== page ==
Though it is true that Western Europe seems to have the only culture whose artists would consistently show  size proportionally diminishing with distance throughout the visual field.

Albrecht Durer, 'St John Devouring the Book', 1498

Russian adaptation, 19th  C.

Knowing that an 'ascending' order in the  method of representation does not play well among either anthropologists or art historians, Gombrich goes to some length to argue his case -- comparing the prose of a great novelist (Henry James) with the pidgin English of an immigrant, and comparing Baroque paintings with copies made by children.

More interesting to me is the above comparison of a Russian woodcut with the Durer on which it was loosely based --- because the Russian artist, though unknown, could not be considered either a child or an inexperienced visual artist.

Fraenger has shown in a masterly analysis to what extent the copyist has eliminated the indications of the third dimension, how he has brought the distant ship forward, and how this transformation results in a flat but satisfying design in which the whole page is filled with shapes disregarding natural proportions. Mark that the Russian woodcut is not really two-dimensional, much less a child’s drawing. It only follows the gravitational pull in that field of force I am trying to describe.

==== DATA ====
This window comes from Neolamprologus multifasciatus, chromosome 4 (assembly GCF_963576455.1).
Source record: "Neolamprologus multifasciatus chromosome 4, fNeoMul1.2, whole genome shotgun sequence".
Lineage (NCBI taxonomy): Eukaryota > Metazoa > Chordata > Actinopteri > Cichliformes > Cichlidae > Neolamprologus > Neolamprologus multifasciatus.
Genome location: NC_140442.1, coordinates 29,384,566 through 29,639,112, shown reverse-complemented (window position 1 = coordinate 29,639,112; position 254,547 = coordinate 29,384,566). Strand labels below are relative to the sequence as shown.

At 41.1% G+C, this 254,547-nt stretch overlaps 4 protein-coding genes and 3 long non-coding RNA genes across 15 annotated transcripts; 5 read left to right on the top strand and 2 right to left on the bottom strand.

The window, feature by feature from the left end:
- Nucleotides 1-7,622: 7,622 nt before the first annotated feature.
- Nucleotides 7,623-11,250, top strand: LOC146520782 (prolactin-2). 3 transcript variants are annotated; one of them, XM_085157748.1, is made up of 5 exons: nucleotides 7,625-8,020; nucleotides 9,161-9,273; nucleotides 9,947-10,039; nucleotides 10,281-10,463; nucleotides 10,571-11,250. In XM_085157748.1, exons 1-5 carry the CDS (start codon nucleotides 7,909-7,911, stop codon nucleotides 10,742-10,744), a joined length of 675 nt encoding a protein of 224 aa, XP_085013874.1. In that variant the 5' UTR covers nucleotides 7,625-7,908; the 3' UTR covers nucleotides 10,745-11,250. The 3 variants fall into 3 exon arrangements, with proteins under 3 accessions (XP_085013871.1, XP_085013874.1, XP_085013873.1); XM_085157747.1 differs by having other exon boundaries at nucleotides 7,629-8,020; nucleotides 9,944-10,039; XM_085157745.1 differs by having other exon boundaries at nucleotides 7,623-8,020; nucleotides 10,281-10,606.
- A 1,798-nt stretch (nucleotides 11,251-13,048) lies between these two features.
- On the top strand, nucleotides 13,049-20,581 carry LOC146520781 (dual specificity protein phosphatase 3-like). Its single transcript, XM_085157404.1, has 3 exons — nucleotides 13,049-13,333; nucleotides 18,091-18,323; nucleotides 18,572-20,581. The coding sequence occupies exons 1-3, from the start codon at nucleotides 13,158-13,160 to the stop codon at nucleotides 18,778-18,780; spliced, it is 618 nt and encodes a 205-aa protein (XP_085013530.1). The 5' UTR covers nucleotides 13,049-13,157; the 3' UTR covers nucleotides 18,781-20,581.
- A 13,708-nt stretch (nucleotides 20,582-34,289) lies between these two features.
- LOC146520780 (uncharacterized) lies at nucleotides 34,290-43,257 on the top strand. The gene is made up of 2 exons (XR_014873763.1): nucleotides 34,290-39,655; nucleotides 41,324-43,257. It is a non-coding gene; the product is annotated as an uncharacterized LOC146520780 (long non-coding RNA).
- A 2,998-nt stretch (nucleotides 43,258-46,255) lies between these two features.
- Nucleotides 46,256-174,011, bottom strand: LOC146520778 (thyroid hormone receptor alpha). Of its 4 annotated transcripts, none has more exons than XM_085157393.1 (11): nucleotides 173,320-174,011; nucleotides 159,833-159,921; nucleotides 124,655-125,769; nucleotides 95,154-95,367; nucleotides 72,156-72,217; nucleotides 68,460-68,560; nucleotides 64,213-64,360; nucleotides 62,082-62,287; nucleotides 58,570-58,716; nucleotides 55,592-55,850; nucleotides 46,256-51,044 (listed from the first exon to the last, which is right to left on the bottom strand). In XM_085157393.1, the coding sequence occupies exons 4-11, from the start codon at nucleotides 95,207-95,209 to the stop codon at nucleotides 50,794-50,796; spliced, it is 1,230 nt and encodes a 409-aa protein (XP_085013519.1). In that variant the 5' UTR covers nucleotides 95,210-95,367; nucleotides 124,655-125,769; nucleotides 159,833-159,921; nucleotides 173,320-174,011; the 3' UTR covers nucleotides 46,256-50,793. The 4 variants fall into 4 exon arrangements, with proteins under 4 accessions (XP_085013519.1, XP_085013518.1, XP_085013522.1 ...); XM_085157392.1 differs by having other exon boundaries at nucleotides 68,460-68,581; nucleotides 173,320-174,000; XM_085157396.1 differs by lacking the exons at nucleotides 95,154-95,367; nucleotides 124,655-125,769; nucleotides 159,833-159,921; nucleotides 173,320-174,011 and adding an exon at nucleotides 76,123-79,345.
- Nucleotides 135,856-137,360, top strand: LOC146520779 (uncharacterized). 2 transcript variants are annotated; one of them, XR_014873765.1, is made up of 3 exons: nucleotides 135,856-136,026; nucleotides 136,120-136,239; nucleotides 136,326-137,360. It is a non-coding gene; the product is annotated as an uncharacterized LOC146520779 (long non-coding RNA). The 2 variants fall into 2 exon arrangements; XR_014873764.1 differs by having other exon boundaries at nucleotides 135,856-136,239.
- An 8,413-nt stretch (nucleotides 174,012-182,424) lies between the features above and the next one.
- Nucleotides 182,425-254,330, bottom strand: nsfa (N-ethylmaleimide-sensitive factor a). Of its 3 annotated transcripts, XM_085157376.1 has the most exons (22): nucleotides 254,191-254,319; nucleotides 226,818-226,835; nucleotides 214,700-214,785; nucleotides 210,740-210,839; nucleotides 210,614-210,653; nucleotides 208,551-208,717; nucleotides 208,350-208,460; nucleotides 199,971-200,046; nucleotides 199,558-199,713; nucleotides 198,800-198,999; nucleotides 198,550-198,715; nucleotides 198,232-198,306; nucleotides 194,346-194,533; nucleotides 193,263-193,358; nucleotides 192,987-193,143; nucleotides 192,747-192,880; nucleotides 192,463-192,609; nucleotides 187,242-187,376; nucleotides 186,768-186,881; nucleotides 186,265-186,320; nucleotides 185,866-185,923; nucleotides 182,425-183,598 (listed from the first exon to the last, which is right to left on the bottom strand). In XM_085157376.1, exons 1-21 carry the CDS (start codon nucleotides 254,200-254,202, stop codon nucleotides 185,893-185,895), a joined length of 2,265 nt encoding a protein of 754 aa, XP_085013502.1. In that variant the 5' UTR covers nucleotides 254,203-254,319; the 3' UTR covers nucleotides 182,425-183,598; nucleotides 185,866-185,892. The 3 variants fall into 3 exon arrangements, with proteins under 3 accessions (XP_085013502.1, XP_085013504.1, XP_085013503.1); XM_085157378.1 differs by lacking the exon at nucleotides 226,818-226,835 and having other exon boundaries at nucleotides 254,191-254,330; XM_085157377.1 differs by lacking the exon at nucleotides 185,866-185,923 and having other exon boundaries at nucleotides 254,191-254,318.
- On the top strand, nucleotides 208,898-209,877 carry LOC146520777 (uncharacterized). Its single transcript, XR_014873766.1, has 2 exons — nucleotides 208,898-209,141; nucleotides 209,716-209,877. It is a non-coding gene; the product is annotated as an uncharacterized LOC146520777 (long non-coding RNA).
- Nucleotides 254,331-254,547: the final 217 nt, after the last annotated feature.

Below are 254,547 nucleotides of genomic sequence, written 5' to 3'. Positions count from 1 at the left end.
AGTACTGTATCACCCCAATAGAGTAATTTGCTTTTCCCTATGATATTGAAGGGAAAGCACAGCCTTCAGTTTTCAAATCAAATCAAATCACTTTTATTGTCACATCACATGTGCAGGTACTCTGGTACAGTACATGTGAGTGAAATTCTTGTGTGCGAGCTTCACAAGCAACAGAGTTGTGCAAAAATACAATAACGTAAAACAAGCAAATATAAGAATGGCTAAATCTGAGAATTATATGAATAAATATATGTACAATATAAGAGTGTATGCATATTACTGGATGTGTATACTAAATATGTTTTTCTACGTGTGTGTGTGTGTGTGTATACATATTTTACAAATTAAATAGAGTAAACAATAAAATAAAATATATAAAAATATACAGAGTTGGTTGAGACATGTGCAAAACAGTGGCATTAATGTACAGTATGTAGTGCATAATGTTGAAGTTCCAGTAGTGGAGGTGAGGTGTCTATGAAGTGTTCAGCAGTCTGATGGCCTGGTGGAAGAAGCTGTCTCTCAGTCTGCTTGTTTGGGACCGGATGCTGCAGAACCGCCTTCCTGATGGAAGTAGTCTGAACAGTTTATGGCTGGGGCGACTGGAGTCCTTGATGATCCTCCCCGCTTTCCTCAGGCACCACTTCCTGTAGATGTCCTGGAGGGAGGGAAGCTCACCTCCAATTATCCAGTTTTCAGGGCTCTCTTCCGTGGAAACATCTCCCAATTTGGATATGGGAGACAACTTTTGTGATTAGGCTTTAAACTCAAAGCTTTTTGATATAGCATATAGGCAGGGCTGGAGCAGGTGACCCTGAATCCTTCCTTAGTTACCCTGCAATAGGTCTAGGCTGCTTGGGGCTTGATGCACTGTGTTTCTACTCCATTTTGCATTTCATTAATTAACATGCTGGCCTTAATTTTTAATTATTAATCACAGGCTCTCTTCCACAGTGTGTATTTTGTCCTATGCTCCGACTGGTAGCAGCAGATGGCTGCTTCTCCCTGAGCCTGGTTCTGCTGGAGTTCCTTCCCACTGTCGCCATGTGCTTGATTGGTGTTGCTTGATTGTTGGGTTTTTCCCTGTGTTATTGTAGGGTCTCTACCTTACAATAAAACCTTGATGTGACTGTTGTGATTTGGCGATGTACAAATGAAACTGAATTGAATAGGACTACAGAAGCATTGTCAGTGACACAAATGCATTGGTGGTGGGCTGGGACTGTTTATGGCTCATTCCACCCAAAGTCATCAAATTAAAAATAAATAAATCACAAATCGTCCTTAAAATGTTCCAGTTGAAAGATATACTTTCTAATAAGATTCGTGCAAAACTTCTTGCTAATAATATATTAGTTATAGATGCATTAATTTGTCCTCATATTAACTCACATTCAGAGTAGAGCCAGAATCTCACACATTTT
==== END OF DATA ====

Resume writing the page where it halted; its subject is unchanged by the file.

This is the kind of fantastic/visionary subject matter that seems, at least to me, least suitable for a realistically optical pictorial space.

I can see why a pious viewer might want Durer's treatment for a scene from the life of Christ -- where the a single point-of-view places the viewer's feet on the ground near Jesus.

But scenes from Revelation are highly charged, prophetic visions .  Wouldn't realistic details within a realistic space feel out of place?

Henri Rousseau, Child with Puppet, 1903

It is in this reduction of depth, this filling of the surface regardless of proportion which we also know from portraits of the folk tradition. It is not uninstructive here to compare these woodcuts with the work of a late nineteenth-century primitive, Henri Rousseau — ‘Le Douanier’ — whom, as you know, Picasso helped to discover. What they share is precisely the yielding to the pull away from the third dimension, the absence of convincing modelling in favour of constant tones, and the absence of complex aspects, though it may be argued that Rousseau’s superior talent shows in the poetic qualities of his work which transcend the more primitive mode.

Could those specific "poetic qualities"  be achieved within a deeper pictorial space?

Tombstone of Rev. Grindall Rawson, 1744
(as pictured in Gombrich's book)

Tombstone of Rev. Grindall Rawson
(as found on the internet)